For over thirty years, Barbara has used spunbond nonwovens from Freudenberg to create masterpieces ranging from 3D sculptures to layered canvases. She first came across the material by chance and began experimenting with it.
Inspired by nature and armed with an unusual material, Barbara uses a three-step process to create her work. Starting with sketches and then moving to the paintbrush, she individually paints pieces of the material, which she uses to layer and create a scenic collage. Because of the characteristics of the polyester, Barbara is also able to use some unusual techniques like applying heat to melt the fabric and change its appearance. Once she has assembled her canvas, she then quilts over all the layers in a pattern that resembles a topographical map.
The result is a work of art that often tricks viewers when they see it. As they step closer to the art, the nonwovens delicate appearance looks like rice paper, but its durability is what allows Barbara to paint, sew, and melt it without tearing apart.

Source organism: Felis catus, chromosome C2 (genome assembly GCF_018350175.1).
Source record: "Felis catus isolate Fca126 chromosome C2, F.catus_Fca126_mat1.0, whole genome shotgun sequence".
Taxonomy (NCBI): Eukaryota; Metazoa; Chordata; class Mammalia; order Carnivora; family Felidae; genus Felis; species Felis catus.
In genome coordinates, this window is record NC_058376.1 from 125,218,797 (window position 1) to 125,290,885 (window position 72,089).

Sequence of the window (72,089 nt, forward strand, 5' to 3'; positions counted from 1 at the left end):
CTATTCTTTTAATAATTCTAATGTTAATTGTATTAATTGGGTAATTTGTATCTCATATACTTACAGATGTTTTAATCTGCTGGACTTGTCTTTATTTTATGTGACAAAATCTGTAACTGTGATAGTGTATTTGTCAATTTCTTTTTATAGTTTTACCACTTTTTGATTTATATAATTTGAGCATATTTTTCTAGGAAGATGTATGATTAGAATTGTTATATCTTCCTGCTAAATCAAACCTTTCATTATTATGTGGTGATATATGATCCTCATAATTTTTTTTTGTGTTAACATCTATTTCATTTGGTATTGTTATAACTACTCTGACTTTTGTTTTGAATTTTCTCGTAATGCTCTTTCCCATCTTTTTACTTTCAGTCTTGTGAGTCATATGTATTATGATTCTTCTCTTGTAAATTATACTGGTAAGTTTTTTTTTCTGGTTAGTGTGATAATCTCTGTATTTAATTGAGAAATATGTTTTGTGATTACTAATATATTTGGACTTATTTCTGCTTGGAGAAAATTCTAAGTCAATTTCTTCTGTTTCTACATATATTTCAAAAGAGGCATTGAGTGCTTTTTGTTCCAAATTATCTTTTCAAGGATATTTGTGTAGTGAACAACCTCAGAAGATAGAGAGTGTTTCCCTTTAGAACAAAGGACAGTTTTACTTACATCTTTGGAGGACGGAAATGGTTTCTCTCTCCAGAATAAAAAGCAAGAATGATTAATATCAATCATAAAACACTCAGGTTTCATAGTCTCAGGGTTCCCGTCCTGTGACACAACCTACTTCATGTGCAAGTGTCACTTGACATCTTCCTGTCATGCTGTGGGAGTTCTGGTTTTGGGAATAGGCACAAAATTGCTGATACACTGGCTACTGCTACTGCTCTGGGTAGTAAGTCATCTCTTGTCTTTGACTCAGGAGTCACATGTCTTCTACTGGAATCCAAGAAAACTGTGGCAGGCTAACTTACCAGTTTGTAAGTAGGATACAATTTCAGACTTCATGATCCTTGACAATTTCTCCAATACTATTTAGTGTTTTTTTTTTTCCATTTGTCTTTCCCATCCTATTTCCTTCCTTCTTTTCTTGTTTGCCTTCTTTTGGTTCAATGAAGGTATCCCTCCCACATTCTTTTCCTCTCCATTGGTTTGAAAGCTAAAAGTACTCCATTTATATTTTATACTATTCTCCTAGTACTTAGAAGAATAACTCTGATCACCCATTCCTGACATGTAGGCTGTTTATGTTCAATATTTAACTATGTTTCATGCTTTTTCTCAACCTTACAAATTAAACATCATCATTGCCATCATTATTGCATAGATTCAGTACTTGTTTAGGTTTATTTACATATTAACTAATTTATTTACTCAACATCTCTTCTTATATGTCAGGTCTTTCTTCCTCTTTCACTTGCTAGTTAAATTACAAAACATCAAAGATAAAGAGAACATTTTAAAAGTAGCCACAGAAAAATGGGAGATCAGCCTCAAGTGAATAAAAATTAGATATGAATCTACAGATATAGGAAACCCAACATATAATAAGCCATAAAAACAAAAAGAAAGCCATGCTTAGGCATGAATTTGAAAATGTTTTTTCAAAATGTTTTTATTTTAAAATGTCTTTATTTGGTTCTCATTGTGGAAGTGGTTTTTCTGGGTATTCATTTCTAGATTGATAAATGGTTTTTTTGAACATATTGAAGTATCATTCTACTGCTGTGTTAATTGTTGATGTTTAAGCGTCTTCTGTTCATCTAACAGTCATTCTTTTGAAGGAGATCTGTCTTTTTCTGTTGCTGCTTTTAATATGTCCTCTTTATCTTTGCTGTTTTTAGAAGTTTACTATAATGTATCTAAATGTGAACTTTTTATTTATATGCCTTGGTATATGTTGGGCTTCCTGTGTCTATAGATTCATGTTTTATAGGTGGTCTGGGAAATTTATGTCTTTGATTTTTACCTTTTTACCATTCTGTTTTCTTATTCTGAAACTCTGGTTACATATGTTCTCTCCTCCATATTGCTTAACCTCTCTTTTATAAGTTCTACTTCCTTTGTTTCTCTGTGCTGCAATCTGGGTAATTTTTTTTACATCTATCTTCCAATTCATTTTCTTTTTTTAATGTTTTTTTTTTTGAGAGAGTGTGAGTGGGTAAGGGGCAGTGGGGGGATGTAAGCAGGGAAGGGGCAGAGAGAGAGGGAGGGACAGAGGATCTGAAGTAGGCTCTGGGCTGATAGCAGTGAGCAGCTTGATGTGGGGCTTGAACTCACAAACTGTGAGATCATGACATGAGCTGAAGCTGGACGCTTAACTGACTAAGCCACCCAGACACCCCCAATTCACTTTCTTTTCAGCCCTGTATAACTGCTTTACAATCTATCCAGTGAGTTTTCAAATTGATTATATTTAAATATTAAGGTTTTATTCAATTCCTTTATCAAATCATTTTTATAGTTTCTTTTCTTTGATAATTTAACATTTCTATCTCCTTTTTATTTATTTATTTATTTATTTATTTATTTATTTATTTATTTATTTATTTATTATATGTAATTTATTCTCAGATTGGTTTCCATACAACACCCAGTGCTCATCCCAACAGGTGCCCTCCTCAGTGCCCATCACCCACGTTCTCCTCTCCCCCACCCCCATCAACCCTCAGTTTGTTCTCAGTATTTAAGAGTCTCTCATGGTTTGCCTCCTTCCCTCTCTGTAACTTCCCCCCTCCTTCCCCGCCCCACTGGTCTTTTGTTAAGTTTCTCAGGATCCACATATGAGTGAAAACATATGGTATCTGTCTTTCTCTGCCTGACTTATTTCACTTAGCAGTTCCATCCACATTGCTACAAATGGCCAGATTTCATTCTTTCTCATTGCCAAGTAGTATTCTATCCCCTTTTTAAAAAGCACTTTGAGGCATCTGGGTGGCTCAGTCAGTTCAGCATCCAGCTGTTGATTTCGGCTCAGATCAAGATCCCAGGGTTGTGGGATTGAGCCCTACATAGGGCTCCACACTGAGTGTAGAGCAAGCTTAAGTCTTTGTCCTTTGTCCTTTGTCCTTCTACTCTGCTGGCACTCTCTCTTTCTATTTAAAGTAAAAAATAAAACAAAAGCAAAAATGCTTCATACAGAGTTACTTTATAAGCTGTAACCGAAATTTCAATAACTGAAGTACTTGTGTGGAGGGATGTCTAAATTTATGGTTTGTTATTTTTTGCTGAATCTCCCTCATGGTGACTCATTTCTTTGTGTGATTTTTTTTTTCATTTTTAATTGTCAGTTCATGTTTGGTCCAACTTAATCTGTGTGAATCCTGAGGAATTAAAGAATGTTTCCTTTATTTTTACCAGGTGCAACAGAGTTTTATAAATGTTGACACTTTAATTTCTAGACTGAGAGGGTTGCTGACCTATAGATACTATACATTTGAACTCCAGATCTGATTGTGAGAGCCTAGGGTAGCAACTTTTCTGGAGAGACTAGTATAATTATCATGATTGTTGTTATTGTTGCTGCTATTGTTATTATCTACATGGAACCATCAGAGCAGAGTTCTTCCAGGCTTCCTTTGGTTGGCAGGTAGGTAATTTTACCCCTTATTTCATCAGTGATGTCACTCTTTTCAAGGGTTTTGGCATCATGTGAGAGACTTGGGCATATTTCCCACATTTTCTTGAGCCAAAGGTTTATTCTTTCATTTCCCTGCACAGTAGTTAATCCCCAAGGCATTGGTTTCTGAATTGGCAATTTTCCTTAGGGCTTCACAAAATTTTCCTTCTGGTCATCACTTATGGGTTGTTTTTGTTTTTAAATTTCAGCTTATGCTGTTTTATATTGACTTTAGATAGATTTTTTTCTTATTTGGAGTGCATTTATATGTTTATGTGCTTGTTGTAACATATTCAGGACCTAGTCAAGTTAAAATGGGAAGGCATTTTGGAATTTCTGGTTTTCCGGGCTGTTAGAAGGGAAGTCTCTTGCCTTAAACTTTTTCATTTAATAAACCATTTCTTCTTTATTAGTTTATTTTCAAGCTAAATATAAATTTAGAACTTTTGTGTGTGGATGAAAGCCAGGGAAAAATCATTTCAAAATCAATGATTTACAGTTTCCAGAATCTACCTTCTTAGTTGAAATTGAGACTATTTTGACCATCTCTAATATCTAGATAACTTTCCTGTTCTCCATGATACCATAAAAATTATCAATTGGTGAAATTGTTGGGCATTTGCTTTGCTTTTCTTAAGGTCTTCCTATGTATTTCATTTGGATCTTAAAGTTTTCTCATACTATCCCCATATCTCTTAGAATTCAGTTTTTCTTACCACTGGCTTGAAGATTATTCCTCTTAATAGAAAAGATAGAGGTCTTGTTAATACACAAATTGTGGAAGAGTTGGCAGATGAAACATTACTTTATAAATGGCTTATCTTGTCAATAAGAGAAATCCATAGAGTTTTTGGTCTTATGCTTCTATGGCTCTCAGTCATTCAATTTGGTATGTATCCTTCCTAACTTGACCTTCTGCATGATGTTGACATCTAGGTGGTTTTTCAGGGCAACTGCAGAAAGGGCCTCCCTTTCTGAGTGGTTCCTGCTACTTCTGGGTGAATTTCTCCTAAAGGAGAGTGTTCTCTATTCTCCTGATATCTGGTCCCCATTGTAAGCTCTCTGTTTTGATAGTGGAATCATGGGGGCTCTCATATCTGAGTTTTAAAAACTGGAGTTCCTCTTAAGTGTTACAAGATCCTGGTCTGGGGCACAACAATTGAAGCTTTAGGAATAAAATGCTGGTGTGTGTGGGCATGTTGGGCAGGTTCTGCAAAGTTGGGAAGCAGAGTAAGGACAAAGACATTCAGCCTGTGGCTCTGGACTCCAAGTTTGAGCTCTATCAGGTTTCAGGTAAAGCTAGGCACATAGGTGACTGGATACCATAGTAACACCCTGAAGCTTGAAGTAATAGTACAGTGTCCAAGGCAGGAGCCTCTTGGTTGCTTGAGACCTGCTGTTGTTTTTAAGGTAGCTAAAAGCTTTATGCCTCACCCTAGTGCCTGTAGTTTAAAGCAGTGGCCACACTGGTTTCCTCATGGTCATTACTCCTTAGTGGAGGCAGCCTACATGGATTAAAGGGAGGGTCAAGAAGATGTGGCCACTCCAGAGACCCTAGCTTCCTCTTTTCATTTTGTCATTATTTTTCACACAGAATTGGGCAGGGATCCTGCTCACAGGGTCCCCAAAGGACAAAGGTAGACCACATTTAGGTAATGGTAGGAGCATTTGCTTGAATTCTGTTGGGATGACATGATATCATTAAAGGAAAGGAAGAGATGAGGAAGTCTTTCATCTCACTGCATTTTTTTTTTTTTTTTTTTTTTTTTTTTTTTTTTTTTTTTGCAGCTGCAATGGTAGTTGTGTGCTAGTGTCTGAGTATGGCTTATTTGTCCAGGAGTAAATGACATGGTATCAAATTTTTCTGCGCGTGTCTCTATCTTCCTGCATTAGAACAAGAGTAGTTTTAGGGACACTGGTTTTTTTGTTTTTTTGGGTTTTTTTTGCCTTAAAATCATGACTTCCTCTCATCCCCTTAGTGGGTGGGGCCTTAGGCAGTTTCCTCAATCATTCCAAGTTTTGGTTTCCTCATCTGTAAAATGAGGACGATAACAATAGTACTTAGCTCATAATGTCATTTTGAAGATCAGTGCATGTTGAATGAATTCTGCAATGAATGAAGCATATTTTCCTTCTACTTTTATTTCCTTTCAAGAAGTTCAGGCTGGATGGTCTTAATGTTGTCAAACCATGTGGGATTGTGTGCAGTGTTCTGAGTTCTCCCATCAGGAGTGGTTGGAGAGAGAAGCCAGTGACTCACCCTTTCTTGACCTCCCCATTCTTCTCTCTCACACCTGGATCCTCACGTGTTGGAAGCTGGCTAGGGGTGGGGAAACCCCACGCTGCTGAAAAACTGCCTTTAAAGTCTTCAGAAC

In 2018, Barbara was introduced to another possible art medium from Freudenberg: Evolon® microfilaments. “From an artist’s point of view, Evolon® reflects light very well while the spunbond material looks more like Japanese rice paper. I like adding bits of Evolon® to the spunbond pieces because it provides a little bit of shine without using shiny paints or shiny materials”.
Even after thirty years of working with the nonwovens, Barbara is still surprised and fascinated by the material. Being an unconventional material for artist, it does not always behave the way she expects it to, but for her that is part of the beauty in creating.
“I don’t use any other material because I still feel like I haven’t learned everything I could possibly learn by using it.”Barbara Lee Smith, Artist